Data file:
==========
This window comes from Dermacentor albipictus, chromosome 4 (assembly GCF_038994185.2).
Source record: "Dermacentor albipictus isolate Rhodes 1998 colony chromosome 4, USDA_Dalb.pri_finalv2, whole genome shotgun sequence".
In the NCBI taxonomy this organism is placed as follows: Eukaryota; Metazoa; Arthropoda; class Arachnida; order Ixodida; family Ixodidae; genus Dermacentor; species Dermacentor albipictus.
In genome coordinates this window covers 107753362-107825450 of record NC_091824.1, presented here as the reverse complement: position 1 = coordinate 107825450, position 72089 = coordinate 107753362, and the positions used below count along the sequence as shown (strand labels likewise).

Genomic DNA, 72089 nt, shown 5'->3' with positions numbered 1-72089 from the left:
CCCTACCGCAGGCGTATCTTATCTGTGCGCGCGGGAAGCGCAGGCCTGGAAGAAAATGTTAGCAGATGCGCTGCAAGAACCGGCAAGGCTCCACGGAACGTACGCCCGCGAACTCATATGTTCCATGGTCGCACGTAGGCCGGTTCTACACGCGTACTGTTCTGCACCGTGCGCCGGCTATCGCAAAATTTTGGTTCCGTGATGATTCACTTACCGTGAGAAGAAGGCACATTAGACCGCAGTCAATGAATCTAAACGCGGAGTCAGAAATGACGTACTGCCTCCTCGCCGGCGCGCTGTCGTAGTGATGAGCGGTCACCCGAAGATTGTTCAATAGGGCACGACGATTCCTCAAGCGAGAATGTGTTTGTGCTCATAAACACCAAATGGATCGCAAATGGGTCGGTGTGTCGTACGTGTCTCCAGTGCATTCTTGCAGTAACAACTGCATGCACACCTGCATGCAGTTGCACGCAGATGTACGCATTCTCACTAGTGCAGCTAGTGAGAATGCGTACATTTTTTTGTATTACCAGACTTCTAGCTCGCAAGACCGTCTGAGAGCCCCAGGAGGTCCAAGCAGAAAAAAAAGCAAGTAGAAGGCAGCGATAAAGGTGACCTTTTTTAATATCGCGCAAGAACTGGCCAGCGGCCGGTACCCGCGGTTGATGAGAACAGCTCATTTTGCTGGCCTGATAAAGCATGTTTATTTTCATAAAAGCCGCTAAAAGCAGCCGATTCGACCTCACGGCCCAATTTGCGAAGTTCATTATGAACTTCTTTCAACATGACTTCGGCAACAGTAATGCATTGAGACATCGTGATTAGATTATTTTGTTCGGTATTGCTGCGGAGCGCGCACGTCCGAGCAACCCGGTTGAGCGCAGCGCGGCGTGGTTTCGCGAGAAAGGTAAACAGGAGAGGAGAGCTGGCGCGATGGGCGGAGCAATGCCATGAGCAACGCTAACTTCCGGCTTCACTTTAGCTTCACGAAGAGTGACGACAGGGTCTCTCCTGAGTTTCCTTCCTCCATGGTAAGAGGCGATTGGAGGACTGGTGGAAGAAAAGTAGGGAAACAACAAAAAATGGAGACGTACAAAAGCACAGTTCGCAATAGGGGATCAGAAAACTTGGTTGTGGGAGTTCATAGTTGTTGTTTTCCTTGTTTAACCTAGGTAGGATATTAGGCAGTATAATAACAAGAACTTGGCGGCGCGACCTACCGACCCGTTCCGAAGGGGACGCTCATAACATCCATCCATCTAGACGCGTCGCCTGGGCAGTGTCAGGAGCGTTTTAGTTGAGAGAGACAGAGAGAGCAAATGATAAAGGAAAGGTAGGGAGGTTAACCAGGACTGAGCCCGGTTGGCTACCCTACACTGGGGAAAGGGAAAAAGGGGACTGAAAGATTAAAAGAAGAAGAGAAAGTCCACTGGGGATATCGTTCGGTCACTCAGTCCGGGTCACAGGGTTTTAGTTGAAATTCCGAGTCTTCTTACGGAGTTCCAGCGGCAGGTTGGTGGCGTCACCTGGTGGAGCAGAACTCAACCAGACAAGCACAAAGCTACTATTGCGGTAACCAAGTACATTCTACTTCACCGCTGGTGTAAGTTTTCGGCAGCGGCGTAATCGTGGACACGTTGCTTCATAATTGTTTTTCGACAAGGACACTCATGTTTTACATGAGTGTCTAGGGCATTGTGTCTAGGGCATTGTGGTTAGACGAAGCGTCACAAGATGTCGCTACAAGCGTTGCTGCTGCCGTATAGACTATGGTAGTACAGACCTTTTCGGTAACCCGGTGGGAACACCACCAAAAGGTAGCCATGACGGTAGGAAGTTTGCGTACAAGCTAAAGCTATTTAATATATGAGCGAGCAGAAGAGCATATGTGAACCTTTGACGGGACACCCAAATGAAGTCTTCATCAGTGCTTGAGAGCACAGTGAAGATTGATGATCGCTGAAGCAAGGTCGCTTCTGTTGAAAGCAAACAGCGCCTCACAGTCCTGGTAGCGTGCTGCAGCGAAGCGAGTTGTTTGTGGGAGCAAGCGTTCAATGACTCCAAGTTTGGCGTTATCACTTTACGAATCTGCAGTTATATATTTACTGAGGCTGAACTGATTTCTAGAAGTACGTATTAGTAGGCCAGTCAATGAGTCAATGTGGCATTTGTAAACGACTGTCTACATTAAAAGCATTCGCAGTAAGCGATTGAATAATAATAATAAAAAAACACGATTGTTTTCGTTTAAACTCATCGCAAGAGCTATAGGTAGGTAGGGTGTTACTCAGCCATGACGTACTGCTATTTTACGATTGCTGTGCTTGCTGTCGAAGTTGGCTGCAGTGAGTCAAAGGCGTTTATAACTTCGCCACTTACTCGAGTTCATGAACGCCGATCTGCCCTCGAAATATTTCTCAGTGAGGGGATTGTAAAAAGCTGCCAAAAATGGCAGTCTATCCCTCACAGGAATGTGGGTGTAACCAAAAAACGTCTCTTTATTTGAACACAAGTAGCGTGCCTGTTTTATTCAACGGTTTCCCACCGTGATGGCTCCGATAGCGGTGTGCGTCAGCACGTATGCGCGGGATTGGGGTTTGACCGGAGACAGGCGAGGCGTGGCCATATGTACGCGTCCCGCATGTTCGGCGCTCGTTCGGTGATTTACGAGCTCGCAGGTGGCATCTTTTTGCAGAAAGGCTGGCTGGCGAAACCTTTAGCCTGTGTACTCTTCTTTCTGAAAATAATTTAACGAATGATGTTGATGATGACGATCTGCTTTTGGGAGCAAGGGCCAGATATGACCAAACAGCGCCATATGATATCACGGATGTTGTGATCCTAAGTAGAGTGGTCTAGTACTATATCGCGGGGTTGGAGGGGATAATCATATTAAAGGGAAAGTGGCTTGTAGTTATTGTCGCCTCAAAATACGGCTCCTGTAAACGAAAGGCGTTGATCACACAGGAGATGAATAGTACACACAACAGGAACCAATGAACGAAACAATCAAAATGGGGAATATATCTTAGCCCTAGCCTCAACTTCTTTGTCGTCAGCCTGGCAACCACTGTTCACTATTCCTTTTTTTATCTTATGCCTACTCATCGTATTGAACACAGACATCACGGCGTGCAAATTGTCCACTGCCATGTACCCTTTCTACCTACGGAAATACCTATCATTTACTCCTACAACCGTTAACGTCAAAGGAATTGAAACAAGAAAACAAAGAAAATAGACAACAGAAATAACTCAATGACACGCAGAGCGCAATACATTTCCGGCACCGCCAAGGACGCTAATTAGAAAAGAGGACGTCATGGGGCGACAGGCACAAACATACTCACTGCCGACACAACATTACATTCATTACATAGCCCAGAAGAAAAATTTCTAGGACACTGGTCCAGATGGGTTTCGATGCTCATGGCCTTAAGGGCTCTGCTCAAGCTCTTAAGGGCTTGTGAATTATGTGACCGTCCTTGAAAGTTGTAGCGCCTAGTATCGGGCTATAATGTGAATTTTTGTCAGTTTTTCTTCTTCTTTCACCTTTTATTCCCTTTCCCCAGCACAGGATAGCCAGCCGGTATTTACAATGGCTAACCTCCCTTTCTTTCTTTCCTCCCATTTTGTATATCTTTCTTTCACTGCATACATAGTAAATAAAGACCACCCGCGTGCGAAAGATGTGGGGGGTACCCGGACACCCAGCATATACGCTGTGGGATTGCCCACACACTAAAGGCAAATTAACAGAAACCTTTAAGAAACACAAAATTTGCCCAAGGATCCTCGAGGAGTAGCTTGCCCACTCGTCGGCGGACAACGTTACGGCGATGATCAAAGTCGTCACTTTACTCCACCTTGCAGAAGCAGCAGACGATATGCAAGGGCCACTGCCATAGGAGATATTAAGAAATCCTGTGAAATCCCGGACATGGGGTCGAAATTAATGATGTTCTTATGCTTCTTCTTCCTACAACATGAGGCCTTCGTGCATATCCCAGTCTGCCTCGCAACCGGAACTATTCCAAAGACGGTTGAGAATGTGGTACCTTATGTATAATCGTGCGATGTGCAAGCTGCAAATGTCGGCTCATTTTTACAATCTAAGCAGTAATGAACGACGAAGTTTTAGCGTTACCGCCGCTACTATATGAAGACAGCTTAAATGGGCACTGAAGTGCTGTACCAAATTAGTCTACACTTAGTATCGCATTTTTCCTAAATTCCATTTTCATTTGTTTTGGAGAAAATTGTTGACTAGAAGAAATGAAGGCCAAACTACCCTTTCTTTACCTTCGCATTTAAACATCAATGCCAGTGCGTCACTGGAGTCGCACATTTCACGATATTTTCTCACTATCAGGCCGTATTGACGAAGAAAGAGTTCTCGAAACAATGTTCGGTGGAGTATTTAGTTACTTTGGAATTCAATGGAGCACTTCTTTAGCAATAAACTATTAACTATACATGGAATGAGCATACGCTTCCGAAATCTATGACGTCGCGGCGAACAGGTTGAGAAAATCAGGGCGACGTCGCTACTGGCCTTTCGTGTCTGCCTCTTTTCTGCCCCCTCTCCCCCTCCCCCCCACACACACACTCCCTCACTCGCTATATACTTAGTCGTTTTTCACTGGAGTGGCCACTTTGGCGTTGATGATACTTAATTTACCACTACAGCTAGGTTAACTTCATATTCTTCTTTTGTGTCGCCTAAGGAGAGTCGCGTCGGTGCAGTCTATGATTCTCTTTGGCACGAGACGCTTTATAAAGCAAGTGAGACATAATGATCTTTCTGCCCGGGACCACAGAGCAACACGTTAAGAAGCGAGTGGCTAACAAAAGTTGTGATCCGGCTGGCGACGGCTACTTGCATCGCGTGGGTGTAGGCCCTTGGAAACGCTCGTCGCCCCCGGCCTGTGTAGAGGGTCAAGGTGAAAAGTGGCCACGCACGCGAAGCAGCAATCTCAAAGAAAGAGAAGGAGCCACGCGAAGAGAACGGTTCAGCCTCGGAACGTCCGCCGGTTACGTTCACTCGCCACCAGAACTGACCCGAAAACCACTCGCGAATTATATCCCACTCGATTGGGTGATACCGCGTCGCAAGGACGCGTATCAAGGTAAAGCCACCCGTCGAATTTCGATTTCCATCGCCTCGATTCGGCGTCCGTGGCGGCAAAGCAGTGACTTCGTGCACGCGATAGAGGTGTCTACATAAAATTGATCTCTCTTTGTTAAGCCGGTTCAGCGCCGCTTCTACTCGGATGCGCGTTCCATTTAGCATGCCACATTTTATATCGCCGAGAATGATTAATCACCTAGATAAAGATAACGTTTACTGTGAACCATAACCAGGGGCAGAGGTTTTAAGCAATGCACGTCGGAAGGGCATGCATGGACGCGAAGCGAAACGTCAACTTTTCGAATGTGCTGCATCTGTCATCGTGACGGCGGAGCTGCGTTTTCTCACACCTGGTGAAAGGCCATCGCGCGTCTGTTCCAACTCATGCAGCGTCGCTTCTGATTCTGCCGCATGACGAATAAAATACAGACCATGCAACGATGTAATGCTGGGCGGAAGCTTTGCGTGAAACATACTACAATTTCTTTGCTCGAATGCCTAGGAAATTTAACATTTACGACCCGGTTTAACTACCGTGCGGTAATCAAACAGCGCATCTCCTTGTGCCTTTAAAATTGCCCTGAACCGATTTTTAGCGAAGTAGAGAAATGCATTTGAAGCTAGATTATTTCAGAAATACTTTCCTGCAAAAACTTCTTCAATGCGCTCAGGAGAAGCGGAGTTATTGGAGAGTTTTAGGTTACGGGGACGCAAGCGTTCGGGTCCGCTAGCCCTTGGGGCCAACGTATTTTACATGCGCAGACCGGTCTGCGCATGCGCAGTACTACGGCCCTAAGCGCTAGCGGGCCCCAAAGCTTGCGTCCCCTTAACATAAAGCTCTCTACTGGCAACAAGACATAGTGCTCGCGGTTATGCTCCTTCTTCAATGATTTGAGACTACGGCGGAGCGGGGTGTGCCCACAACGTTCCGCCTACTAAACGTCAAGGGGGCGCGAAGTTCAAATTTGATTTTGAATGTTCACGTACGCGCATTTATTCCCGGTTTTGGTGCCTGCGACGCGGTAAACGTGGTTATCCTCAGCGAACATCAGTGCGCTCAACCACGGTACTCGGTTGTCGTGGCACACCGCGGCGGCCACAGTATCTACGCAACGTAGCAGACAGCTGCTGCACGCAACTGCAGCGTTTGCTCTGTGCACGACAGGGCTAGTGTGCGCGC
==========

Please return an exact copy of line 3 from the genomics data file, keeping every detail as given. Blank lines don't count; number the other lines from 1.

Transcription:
In the NCBI taxonomy this organism is placed as follows: Eukaryota; Metazoa; Arthropoda; class Arachnida; order Ixodida; family Ixodidae; genus Dermacentor; species Dermacentor albipictus.